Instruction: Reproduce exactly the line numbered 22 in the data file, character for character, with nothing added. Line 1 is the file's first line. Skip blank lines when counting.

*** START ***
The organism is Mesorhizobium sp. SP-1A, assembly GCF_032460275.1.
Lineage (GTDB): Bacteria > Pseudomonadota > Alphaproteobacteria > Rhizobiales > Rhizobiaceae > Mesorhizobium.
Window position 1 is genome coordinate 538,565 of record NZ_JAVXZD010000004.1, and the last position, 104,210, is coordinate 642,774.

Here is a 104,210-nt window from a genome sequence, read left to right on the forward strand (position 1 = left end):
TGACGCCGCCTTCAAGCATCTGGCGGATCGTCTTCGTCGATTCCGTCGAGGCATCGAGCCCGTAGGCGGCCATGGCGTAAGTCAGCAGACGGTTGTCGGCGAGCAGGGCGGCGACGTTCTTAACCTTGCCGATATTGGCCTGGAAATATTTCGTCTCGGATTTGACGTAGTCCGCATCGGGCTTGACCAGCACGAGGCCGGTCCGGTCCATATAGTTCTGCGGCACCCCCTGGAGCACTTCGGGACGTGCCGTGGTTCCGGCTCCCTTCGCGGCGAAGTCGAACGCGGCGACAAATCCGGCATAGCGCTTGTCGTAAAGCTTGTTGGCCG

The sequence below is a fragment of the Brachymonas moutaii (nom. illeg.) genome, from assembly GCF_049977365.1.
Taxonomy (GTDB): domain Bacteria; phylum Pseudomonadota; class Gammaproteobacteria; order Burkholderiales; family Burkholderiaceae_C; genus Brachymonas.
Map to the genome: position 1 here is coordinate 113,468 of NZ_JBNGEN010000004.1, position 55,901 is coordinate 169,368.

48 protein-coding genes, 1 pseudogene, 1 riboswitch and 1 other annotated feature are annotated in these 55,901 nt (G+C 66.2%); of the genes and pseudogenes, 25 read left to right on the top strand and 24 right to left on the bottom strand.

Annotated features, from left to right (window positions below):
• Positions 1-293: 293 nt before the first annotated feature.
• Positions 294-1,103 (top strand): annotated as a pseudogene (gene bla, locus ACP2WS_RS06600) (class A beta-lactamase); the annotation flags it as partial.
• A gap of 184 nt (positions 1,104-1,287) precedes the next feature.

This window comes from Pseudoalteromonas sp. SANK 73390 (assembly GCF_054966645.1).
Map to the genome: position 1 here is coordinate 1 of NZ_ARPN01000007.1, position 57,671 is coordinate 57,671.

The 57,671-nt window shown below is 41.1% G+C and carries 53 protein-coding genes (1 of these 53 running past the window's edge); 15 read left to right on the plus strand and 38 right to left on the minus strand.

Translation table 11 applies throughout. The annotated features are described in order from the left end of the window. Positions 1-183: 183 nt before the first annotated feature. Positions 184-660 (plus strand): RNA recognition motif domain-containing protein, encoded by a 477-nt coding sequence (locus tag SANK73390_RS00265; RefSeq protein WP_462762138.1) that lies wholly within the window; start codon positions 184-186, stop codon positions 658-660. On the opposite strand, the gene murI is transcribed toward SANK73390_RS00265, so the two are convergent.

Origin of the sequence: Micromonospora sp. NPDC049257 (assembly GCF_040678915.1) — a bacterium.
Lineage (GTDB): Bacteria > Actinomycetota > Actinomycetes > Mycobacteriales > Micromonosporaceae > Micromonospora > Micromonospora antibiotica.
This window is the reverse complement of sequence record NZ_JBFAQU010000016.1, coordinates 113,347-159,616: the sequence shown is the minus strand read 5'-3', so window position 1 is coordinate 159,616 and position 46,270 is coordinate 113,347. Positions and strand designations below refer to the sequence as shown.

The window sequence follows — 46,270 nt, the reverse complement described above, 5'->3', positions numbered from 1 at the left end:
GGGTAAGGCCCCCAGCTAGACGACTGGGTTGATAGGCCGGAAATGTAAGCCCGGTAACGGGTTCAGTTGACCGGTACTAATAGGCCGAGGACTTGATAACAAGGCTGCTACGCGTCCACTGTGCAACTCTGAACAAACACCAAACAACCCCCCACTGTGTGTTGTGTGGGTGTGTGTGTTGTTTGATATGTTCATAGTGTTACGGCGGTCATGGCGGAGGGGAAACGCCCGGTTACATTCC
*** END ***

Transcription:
GGGTAAGGCCCCCAGCTAGACGACTGGGTTGATAGGCCGGAAATGTAAGCCCGGTAACGGGTTCAGTTGACCGGTACTAATAGGCCGAGGACTTGATAACAAGGCTGCTACGCGTCCACTGTGCAACTCTGAACAAACACCAAACAACCCCCCACTGTGTGTTGTGTGGGTGTGTGTGTTGTTTGATATGTTCATAGTGTTACGGCGGTCATGGCGGAGGGGAAACGCCCGGTTACATTCC